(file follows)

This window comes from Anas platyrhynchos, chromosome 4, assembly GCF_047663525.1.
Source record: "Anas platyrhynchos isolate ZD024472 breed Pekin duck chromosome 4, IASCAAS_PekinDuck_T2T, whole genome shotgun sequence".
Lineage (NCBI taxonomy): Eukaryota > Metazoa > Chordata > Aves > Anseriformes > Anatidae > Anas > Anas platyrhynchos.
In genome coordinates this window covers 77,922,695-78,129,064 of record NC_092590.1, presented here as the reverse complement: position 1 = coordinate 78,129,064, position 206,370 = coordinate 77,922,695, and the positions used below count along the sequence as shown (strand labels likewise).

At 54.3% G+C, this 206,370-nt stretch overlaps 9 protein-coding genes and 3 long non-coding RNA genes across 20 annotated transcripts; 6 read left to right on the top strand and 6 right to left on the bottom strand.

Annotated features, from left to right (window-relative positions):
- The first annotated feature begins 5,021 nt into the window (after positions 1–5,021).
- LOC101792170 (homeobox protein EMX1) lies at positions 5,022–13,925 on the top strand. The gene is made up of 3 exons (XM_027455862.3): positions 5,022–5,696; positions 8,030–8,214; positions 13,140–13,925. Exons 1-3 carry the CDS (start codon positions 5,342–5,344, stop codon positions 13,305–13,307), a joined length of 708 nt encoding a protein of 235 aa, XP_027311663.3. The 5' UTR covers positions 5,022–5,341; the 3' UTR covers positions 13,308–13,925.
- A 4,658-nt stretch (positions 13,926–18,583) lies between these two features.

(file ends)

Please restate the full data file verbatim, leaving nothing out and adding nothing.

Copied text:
This window comes from Anas platyrhynchos, chromosome 4, assembly GCF_047663525.1.
Source record: "Anas platyrhynchos isolate ZD024472 breed Pekin duck chromosome 4, IASCAAS_PekinDuck_T2T, whole genome shotgun sequence".
Lineage (NCBI taxonomy): Eukaryota > Metazoa > Chordata > Aves > Anseriformes > Anatidae > Anas > Anas platyrhynchos.
In genome coordinates this window covers 77,922,695-78,129,064 of record NC_092590.1, presented here as the reverse complement: position 1 = coordinate 78,129,064, position 206,370 = coordinate 77,922,695, and the positions used below count along the sequence as shown (strand labels likewise).

At 54.3% G+C, this 206,370-nt stretch overlaps 9 protein-coding genes and 3 long non-coding RNA genes across 20 annotated transcripts; 6 read left to right on the top strand and 6 right to left on the bottom strand.

Annotated features, from left to right (window-relative positions):
- The first annotated feature begins 5,021 nt into the window (after positions 1–5,021).
- LOC101792170 (homeobox protein EMX1) lies at positions 5,022–13,925 on the top strand. The gene is made up of 3 exons (XM_027455862.3): positions 5,022–5,696; positions 8,030–8,214; positions 13,140–13,925. Exons 1-3 carry the CDS (start codon positions 5,342–5,344, stop codon positions 13,305–13,307), a joined length of 708 nt encoding a protein of 235 aa, XP_027311663.3. The 5' UTR covers positions 5,022–5,341; the 3' UTR covers positions 13,308–13,925.
- A 4,658-nt stretch (positions 13,926–18,583) lies between these two features.